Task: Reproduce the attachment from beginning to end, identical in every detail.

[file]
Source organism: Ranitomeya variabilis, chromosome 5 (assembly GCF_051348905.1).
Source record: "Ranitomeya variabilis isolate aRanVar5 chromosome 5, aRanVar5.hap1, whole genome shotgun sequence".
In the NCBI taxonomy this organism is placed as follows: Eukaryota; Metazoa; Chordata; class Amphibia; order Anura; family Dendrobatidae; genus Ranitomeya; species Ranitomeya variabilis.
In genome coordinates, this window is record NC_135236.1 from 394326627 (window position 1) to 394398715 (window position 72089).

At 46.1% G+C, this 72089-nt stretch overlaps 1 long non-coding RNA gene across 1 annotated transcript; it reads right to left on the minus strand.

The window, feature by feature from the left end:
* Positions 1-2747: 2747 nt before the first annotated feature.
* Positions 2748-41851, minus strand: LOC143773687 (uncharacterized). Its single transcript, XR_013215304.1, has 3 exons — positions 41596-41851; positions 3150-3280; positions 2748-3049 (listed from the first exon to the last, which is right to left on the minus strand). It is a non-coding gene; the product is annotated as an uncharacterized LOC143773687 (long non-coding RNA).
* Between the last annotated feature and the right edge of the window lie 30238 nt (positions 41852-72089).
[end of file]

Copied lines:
Source organism: Ranitomeya variabilis, chromosome 5 (assembly GCF_051348905.1).
Source record: "Ranitomeya variabilis isolate aRanVar5 chromosome 5, aRanVar5.hap1, whole genome shotgun sequence".
In the NCBI taxonomy this organism is placed as follows: Eukaryota; Metazoa; Chordata; class Amphibia; order Anura; family Dendrobatidae; genus Ranitomeya; species Ranitomeya variabilis.
In genome coordinates, this window is record NC_135236.1 from 394326627 (window position 1) to 394398715 (window position 72089).

At 46.1% G+C, this 72089-nt stretch overlaps 1 long non-coding RNA gene across 1 annotated transcript; it reads right to left on the minus strand.

The window, feature by feature from the left end:
* Positions 1-2747: 2747 nt before the first annotated feature.
* Positions 2748-41851, minus strand: LOC143773687 (uncharacterized). Its single transcript, XR_013215304.1, has 3 exons — positions 41596-41851; positions 3150-3280; positions 2748-3049 (listed from the first exon to the last, which is right to left on the minus strand). It is a non-coding gene; the product is annotated as an uncharacterized LOC143773687 (long non-coding RNA).
* Between the last annotated feature and the right edge of the window lie 30238 nt (positions 41852-72089).